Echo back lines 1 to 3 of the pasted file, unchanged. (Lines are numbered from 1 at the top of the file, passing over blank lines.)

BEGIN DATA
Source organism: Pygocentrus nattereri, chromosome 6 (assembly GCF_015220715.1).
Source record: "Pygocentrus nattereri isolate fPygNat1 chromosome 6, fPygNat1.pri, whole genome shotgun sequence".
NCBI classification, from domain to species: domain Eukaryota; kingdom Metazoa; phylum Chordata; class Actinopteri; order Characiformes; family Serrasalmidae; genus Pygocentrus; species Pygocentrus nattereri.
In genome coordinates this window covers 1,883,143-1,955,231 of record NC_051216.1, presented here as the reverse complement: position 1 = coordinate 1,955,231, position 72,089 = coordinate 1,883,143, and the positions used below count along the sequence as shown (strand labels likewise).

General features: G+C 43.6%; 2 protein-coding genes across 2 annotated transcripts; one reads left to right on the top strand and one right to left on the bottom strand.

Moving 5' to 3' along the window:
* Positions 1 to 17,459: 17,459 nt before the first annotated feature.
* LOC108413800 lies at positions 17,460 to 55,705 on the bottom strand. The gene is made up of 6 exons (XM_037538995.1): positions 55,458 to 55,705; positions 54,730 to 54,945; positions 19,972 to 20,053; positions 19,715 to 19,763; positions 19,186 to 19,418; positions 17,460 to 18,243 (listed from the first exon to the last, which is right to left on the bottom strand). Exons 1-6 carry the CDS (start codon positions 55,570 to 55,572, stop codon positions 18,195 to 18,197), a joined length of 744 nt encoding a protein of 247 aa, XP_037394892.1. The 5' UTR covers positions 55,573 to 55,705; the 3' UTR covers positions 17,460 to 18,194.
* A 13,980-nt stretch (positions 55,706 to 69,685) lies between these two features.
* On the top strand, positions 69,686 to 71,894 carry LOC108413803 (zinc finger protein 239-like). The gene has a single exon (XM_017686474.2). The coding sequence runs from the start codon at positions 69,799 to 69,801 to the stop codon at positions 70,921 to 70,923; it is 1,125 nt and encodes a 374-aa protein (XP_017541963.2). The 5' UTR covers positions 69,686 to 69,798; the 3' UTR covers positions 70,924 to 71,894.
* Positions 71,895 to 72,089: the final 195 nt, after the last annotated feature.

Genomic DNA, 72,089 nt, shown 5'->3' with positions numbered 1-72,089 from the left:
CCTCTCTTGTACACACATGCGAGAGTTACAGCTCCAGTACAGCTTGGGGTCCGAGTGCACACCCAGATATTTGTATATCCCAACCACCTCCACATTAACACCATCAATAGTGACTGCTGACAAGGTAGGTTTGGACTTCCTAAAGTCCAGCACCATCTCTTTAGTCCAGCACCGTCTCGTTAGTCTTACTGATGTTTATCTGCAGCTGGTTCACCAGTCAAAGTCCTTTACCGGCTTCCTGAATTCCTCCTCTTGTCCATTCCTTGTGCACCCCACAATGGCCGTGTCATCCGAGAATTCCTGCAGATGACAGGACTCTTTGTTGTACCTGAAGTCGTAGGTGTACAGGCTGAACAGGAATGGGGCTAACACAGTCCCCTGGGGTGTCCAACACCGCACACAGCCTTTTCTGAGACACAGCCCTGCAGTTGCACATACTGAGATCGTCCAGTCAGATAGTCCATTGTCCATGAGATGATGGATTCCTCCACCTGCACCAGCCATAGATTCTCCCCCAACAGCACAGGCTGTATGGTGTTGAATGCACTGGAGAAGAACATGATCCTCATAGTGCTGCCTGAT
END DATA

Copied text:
Source organism: Pygocentrus nattereri, chromosome 6 (assembly GCF_015220715.1).
Source record: "Pygocentrus nattereri isolate fPygNat1 chromosome 6, fPygNat1.pri, whole genome shotgun sequence".
NCBI classification, from domain to species: domain Eukaryota; kingdom Metazoa; phylum Chordata; class Actinopteri; order Characiformes; family Serrasalmidae; genus Pygocentrus; species Pygocentrus nattereri.